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Integration via substitution problem.

  1. Aug 15, 2004 #1
    Hi, i'm currently stuck on an integration via substitution problem. I have an answer but the one given in the book of the book is different to mine. I'm wondering where exactly i've gone wrong, if i have:

    Q10: Integrate:

    x/ (x+1)^0.5 dx. Use the substitution, u^2 = x + 1.

    Heres my working:
    u^2 = x + 1.
    u = (x+1)^0.5
    2u(du/dx) = 1
    x = u^2 - 1

    So, using some substitution:

    (u^2 - 1)/u 1dx
    (u^2 - 1)/u 2u(du/dx)dx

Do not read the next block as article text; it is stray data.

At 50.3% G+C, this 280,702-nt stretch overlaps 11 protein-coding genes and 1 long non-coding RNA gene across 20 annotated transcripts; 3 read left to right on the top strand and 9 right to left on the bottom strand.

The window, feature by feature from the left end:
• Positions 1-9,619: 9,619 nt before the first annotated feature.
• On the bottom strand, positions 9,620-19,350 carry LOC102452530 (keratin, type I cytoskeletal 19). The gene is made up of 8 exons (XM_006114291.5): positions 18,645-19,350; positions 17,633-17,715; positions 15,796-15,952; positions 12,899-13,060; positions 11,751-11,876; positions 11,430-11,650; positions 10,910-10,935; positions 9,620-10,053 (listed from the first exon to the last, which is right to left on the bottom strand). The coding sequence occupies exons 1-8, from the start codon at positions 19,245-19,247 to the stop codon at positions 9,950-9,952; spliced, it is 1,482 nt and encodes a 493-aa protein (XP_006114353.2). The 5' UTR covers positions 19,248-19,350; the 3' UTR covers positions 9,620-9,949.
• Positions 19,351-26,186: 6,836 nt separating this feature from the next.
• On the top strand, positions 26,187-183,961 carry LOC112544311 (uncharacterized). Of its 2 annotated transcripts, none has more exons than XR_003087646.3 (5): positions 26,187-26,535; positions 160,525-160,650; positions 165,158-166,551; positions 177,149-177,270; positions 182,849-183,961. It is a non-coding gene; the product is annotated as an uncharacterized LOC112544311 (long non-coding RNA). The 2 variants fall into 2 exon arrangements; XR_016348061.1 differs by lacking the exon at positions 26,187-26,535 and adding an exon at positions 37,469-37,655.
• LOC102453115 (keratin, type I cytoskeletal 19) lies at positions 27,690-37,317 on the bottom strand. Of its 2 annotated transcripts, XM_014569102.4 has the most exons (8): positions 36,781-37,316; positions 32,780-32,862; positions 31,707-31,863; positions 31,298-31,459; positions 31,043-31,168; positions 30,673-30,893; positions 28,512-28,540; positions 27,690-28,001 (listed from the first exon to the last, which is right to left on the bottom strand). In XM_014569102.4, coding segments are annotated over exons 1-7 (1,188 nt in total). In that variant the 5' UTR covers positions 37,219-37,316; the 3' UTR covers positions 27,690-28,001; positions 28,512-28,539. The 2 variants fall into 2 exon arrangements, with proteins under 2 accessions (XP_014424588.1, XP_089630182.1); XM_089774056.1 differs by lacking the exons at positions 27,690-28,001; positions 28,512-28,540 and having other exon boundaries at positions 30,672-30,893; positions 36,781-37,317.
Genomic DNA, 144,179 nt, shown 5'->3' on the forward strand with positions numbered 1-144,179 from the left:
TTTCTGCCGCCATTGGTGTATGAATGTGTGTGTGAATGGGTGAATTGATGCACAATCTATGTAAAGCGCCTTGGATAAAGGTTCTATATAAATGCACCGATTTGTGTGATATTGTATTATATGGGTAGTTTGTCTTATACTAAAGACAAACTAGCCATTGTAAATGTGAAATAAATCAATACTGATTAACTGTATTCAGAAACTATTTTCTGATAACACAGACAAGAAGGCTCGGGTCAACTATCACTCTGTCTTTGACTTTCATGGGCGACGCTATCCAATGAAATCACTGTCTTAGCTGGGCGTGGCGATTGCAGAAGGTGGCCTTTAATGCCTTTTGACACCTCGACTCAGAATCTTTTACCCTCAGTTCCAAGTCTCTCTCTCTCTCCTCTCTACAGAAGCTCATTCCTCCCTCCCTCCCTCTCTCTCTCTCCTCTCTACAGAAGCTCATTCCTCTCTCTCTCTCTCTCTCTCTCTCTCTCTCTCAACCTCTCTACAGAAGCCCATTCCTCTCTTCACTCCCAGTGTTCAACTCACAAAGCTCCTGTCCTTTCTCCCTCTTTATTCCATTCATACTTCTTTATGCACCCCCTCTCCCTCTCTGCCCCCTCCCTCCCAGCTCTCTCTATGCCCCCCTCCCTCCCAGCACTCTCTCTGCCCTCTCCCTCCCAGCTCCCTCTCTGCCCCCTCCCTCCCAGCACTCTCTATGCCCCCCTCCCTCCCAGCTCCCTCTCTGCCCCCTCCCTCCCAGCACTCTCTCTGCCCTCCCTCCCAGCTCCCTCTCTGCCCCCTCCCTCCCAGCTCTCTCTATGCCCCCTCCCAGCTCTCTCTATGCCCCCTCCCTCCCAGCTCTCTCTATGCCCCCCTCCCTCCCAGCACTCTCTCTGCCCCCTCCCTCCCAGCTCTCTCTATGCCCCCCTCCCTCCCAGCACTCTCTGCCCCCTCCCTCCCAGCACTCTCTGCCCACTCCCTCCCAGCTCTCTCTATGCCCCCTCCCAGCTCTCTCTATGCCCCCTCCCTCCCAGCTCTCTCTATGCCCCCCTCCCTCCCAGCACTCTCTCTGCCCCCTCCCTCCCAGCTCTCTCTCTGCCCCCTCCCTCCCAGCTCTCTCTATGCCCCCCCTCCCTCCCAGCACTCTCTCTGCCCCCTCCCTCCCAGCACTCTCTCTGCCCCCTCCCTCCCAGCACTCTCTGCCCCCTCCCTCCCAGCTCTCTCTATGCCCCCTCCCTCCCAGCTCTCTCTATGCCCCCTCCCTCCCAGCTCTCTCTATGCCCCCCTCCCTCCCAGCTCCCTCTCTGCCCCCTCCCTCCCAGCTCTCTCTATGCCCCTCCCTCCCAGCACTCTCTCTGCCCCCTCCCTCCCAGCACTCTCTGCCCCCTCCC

(u^2 - 1)2 du
    (2u^2 - 2) du

    Now integrating with respect to u:

    (2/3)u^3 - 2u

    Substituting u = (x+1)^0.5
    (2/3).(x+1)^1.5 - 2.(x+1)^0.5

    However, the actual answer given in the back of the book is:

    (2/3)(x-2).(x+1)^0.5

    Could anyone spot my mistake for me? Thanks a lot.
     
  2. jcsd
  3. Aug 15, 2004 #2
    You haven't made a mistake. (2/3)(x + 1)^1.5 - 2(x + 1)^0.5 = (x + 1)^0.5( (2/3)(x + 1)^1 - 2) = (2/3 * (x - 1)) * (x + 1)^0.5, i.e what the book wrote. Also, don't forget about the constant of integration.
     
  4. Aug 15, 2004 #3
    Ooops. Their version is just simplified. Trust me to get the part that was new to me right then forget to simplify with basic algebra >_<.
    Thanks, sorry for the stupid topic.
     
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